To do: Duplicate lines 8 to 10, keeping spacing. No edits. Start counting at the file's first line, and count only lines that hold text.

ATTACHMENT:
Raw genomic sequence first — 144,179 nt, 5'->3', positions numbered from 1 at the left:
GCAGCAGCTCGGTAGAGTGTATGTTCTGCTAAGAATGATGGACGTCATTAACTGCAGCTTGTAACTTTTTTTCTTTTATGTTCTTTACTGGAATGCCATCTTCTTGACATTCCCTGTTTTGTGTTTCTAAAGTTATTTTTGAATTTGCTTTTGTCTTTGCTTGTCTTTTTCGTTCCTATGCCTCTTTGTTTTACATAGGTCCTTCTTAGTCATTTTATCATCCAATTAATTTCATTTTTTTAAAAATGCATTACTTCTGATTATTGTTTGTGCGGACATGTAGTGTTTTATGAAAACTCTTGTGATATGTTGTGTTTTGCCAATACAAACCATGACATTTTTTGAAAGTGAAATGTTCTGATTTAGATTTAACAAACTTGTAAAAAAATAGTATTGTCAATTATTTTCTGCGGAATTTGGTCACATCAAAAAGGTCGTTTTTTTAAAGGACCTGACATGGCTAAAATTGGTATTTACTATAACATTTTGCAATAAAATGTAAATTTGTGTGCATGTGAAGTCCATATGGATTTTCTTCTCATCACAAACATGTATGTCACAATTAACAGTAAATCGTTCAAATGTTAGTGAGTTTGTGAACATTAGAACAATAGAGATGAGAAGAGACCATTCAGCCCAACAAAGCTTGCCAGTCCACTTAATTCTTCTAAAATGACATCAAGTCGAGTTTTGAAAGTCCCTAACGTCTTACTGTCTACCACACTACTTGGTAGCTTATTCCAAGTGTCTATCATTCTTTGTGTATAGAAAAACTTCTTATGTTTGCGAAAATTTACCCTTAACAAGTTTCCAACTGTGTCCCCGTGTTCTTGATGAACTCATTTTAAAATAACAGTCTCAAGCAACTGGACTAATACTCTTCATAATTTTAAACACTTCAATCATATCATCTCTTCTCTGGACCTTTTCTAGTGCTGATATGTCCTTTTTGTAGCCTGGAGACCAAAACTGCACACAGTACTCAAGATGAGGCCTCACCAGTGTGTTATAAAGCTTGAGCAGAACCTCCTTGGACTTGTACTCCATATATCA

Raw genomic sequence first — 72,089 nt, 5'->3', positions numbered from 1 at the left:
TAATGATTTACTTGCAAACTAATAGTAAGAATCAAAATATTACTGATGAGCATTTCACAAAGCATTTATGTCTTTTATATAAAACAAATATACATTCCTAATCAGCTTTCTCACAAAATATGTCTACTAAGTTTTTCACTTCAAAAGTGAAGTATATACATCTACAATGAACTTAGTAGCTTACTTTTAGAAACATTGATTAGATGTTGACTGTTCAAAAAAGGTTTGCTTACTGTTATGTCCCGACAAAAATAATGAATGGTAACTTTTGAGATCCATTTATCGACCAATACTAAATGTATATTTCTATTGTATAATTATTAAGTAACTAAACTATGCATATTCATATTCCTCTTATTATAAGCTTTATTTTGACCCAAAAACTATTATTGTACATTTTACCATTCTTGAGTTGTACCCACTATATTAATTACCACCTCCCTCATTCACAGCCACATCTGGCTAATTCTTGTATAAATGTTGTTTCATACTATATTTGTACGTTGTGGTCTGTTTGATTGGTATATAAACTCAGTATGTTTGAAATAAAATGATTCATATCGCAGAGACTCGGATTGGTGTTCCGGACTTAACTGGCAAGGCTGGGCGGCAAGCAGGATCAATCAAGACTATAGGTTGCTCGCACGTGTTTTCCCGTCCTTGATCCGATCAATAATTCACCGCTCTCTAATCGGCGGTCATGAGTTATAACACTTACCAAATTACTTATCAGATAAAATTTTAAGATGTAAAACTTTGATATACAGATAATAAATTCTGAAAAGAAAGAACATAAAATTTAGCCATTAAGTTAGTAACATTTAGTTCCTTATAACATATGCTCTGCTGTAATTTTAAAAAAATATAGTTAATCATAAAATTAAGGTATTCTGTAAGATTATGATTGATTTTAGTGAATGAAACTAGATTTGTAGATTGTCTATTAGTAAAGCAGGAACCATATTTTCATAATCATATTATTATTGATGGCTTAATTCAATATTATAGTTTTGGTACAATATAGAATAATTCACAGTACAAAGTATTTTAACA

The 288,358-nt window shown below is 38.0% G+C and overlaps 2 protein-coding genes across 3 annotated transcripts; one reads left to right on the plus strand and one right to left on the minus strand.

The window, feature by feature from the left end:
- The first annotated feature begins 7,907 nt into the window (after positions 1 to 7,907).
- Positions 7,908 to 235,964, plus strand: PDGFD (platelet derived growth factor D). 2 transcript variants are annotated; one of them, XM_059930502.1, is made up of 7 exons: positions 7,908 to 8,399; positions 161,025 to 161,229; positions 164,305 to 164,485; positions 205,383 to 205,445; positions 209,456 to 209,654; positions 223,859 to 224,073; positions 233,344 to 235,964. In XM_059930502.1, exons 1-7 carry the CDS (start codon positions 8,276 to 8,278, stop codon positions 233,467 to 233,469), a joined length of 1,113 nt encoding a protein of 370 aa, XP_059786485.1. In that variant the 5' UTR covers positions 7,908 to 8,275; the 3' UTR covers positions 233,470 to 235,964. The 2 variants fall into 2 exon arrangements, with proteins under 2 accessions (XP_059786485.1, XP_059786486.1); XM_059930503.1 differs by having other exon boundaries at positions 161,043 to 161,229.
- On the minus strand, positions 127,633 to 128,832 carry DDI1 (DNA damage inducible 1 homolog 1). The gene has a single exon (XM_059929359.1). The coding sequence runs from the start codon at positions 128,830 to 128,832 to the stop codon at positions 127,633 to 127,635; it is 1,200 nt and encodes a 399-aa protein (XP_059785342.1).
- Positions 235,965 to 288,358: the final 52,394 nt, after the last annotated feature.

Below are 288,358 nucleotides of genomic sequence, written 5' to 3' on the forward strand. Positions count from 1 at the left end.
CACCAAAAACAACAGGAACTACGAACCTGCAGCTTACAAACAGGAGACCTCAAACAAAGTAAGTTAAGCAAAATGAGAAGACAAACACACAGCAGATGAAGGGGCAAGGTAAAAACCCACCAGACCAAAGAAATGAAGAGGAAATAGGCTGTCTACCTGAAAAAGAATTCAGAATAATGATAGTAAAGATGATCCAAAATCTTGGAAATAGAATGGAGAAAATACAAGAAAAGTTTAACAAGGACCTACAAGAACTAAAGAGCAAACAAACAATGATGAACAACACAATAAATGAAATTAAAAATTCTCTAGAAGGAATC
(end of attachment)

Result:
- Positions 7,908 to 235,964, plus strand: PDGFD (platelet derived growth factor D). 2 transcript variants are annotated; one of them, XM_059930502.1, is made up of 7 exons: positions 7,908 to 8,399; positions 161,025 to 161,229; positions 164,305 to 164,485; positions 205,383 to 205,445; positions 209,456 to 209,654; positions 223,859 to 224,073; positions 233,344 to 235,964. In XM_059930502.1, exons 1-7 carry the CDS (start codon positions 8,276 to 8,278, stop codon positions 233,467 to 233,469), a joined length of 1,113 nt encoding a protein of 370 aa, XP_059786485.1. In that variant the 5' UTR covers positions 7,908 to 8,275; the 3' UTR covers positions 233,470 to 235,964. The 2 variants fall into 2 exon arrangements, with proteins under 2 accessions (XP_059786485.1, XP_059786486.1); XM_059930503.1 differs by having other exon boundaries at positions 161,043 to 161,229.
- On the minus strand, positions 127,633 to 128,832 carry DDI1 (DNA damage inducible 1 homolog 1). The gene has a single exon (XM_059929359.1). The coding sequence runs from the start codon at positions 128,830 to 128,832 to the stop codon at positions 127,633 to 127,635; it is 1,200 nt and encodes a 399-aa protein (XP_059785342.1).
- Positions 235,965 to 288,358: the final 52,394 nt, after the last annotated feature.